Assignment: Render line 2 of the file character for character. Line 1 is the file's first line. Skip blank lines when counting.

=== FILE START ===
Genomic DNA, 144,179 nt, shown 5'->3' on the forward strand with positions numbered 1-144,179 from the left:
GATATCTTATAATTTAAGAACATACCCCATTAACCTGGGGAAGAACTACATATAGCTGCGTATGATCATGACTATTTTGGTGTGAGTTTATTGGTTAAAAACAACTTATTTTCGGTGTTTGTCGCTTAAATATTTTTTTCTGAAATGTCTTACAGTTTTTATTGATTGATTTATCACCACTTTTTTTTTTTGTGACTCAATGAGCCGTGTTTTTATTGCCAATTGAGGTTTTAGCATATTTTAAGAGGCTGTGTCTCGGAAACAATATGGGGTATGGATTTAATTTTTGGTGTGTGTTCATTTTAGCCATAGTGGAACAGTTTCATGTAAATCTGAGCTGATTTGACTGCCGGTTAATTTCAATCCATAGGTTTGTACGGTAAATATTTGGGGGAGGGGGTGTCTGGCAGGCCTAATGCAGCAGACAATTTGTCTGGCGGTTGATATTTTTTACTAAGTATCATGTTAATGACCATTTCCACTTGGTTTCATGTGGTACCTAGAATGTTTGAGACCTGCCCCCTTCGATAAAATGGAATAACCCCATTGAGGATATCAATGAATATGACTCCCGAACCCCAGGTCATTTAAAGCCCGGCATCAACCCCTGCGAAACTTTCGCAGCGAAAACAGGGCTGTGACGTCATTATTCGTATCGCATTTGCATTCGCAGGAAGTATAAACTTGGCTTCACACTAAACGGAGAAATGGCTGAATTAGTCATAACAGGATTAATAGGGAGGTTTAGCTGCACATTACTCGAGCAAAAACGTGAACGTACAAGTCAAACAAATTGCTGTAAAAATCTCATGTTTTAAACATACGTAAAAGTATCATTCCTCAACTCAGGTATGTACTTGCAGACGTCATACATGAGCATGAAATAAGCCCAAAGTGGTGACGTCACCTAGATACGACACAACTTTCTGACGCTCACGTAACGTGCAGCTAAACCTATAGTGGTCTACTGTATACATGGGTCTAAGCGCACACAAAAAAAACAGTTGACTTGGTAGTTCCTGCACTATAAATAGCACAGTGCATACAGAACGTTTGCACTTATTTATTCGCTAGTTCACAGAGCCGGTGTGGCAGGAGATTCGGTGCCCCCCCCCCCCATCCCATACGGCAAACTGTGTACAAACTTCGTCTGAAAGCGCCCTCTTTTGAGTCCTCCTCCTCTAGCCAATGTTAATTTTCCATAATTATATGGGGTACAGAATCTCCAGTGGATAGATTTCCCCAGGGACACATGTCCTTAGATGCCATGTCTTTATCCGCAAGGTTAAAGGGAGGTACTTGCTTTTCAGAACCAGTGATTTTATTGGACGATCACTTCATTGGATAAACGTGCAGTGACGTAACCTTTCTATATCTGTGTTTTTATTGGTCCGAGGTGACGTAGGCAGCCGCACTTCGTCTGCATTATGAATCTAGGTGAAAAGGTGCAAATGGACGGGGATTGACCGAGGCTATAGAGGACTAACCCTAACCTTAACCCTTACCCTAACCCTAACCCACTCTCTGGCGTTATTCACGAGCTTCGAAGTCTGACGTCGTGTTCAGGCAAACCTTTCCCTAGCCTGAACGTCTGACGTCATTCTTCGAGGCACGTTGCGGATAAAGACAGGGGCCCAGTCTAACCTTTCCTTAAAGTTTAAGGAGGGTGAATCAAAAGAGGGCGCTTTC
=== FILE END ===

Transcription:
GATATCTTATAATTTAAGAACATACCCCATTAACCTGGGGAAGAACTACATATAGCTGCGTATGATCATGACTATTTTGGTGTGAGTTTATTGGTTAAAAACAACTTATTTTCGGTGTTTGTCGCTTAAATATTTTTTTCTGAAATGTCTTACAGTTTTTATTGATTGATTTATCACCACTTTTTTTTTTTGTGACTCAATGAGCCGTGTTTTTATTGCCAATTGAGGTTTTAGCATATTTTAAGAGGCTGTGTCTCGGAAACAATATGGGGTATGGATTTAATTTTTGGTGTGTGTTCATTTTAGCCATAGTGGAACAGTTTCATGTAAATCTGAGCTGATTTGACTGCCGGTTAATTTCAATCCATAGGTTTGTACGGTAAATATTTGGGGGAGGGGGTGTCTGGCAGGCCTAATGCAGCAGACAATTTGTCTGGCGGTTGATATTTTTTACTAAGTATCATGTTAATGACCATTTCCACTTGGTTTCATGTGGTACCTAGAATGTTTGAGACCTGCCCCCTTCGATAAAATGGAATAACCCCATTGAGGATATCAATGAATATGACTCCCGAACCCCAGGTCATTTAAAGCCCGGCATCAACCCCTGCGAAACTTTCGCAGCGAAAACAGGGCTGTGACGTCATTATTCGTATCGCATTTGCATTCGCAGGAAGTATAAACTTGGCTTCACACTAAACGGAGAAATGGCTGAATTAGTCATAACAGGATTAATAGGGAGGTTTAGCTGCACATTACTCGAGCAAAAACGTGAACGTACAAGTCAAACAAATTGCTGTAAAAATCTCATGTTTTAAACATACGTAAAAGTATCATTCCTCAACTCAGGTATGTACTTGCAGACGTCATACATGAGCATGAAATAAGCCCAAAGTGGTGACGTCACCTAGATACGACACAACTTTCTGACGCTCACGTAACGTGCAGCTAAACCTATAGTGGTCTACTGTATACATGGGTCTAAGCGCACACAAAAAAAACAGTTGACTTGGTAGTTCCTGCACTATAAATAGCACAGTGCATACAGAACGTTTGCACTTATTTATTCGCTAGTTCACAGAGCCGGTGTGGCAGGAGATTCGGTGCCCCCCCCCCCCATCCCATACGGCAAACTGTGTACAAACTTCGTCTGAAAGCGCCCTCTTTTGAGTCCTCCTCCTCTAGCCAATGTTAATTTTCCATAATTATATGGGGTACAGAATCTCCAGTGGATAGATTTCCCCAGGGACACATGTCCTTAGATGCCATGTCTTTATCCGCAAGGTTAAAGGGAGGTACTTGCTTTTCAGAACCAGTGATTTTATTGGACGATCACTTCATTGGATAAACGTGCAGTGACGTAACCTTTCTATATCTGTGTTTTTATTGGTCCGAGGTGACGTAGGCAGCCGCACTTCGTCTGCATTATGAATCTAGGTGAAAAGGTGCAAATGGACGGGGATTGACCGAGGCTATAGAGGACTAACCCTAACCTTAACCCTTACCCTAACCCTAACCCACTCTCTGGCGTTATTCACGAGCTTCGAAGTCTGACGTCGTGTTCAGGCAAACCTTTCCCTAGCCTGAACGTCTGACGTCATTCTTCGAGGCACGTTGCGGATAAAGACAGGGGCCCAGTCTAACCTTTCCTTAAAGTTTAAGGAGGGTGAATCAAAAGAGGGCGCTTTC